by Amanda Trigiani

The National Aeronautics and Space Administration (NASA) uses social media channels and mobile apps to tell the world about its findings, while also involving people in its activities. The app featured here is their main one, which invites users to explore and discover the latest that the agency is working on. The app includes 9 sections that cover all aspects of NASA activity: Missions, Images, Videos, Tweets, TV & Radio, News & Features, Centers, Featured, Programs. The app is available for iPhone, iPad, and Android.

To foster learning about the solar system and beyond, the app features thousands of images in the Earth as Art collection that you can rate and save to the app or your device. Users can also tune into live streaming of NASA TV and the latest news and updates. The app can be used to view thousands of on-demand NASA Videos from around the agency, including 360° and 4K videos. NASA’s earliest missions and plans for future missions are featured. Everything can be easily shared on social media, which allows opportunity to connect content to other areas.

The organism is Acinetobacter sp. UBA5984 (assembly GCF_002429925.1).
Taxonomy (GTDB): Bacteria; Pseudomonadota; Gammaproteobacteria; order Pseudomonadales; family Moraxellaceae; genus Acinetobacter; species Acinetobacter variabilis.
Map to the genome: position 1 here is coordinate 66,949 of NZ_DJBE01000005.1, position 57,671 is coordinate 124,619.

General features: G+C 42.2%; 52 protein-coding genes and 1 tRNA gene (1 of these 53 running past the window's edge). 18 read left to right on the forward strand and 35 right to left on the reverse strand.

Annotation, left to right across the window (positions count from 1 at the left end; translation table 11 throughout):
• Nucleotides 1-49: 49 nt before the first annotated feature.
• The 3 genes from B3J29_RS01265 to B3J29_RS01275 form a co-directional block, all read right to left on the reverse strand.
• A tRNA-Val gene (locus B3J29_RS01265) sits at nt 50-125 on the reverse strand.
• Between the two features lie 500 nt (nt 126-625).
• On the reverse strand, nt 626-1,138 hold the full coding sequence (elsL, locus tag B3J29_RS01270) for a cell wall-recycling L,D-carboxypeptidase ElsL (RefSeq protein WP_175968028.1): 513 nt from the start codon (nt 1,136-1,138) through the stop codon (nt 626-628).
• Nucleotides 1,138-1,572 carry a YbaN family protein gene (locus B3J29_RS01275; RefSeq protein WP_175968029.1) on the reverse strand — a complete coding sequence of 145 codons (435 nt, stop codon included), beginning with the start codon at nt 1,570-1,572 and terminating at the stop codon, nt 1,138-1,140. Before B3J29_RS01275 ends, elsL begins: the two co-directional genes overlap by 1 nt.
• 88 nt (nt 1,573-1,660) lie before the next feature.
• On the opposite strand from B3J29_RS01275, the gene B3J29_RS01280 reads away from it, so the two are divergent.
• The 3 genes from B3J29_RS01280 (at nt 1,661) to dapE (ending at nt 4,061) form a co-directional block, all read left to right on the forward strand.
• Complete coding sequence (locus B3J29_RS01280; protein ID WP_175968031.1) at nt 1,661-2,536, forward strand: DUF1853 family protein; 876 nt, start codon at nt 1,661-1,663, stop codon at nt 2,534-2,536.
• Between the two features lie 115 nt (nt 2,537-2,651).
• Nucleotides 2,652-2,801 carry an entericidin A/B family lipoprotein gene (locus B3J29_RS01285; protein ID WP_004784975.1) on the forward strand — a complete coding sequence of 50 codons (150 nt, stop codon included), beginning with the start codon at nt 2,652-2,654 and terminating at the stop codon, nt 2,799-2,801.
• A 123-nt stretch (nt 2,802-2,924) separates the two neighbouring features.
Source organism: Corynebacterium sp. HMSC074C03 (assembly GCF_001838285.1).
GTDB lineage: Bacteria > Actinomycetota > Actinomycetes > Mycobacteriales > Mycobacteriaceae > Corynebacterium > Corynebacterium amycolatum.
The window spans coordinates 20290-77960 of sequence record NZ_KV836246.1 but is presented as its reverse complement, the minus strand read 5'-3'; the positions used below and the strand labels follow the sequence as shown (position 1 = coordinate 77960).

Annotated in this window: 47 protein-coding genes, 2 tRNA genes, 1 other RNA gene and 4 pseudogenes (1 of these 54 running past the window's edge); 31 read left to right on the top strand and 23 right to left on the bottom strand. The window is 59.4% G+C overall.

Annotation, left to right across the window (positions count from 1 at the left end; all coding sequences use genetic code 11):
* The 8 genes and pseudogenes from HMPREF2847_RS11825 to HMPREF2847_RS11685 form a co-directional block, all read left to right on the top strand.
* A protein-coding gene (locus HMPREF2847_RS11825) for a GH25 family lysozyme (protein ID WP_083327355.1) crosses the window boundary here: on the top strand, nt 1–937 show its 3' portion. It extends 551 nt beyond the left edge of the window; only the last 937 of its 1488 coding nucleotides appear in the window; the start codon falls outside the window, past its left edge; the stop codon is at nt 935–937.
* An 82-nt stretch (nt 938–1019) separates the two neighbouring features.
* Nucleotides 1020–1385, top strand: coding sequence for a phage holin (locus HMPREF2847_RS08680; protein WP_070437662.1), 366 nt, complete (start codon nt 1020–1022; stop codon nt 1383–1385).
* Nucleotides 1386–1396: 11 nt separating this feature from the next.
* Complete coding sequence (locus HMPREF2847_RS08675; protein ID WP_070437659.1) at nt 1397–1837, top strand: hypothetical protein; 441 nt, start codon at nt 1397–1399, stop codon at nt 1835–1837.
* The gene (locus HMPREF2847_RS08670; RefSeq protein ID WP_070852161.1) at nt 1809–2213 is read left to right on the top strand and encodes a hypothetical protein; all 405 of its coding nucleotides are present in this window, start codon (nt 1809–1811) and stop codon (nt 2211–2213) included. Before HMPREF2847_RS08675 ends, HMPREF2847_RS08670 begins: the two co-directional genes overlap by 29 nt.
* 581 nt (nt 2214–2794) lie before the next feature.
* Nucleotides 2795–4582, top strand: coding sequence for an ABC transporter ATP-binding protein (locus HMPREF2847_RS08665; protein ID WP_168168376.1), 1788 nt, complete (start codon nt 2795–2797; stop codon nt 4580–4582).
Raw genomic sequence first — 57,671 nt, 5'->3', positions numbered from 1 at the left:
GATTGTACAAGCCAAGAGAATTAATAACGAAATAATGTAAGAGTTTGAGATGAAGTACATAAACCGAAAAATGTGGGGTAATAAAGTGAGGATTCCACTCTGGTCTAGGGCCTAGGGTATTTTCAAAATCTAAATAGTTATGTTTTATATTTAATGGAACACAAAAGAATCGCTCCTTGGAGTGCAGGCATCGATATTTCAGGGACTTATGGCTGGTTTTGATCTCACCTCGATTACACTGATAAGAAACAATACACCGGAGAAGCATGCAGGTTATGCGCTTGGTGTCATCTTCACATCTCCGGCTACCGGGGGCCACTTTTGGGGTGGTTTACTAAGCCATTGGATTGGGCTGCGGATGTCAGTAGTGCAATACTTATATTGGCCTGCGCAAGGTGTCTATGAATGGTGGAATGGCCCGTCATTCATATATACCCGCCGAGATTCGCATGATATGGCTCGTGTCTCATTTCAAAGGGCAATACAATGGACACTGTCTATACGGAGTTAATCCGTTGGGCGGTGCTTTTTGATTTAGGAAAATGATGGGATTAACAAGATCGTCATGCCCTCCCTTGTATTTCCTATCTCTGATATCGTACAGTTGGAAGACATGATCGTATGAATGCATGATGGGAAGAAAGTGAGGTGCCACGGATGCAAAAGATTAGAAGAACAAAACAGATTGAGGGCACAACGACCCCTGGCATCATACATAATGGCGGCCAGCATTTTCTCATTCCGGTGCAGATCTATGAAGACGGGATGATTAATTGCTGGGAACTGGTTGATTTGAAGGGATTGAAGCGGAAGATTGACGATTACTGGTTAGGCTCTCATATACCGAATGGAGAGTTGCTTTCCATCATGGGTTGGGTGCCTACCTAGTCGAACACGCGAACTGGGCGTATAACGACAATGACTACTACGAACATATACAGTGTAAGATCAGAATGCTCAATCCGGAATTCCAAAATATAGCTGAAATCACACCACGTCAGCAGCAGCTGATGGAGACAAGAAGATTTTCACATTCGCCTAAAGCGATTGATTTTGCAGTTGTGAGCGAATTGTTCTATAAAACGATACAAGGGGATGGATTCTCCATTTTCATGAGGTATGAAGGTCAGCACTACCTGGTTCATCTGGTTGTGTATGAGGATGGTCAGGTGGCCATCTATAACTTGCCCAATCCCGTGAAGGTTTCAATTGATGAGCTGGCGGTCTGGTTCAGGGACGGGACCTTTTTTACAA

The app is brilliant for bringing space units to life for a range of grade levels, but it can also be connected to numeracy, literacy, geography, history, art and outdoor education, because let’s be honest: space is cool! Study colours in space, explore geography through volcanic activity, or practice literacy by reading or writing about current missions. Videos for celebrations like Women’s History Month and Black History Month feature the incredible role of women and people of colour in STEM, which can help make learning more culturally relevant and meaningful. The app also discusses the role of technology in advancing space exploration.

In case you are interested: NASA has almost 50 free applications in total including games and augmented reality. Some that may be of interest are: NASA Visualization Explorer, NASA selfies app, Space365, NASA’s Exoplanet Excursions Virtual Reality App, Spacecraft Augmented Reality, NASA Spinoff, NASA 3DV, and Rocket Science 101.

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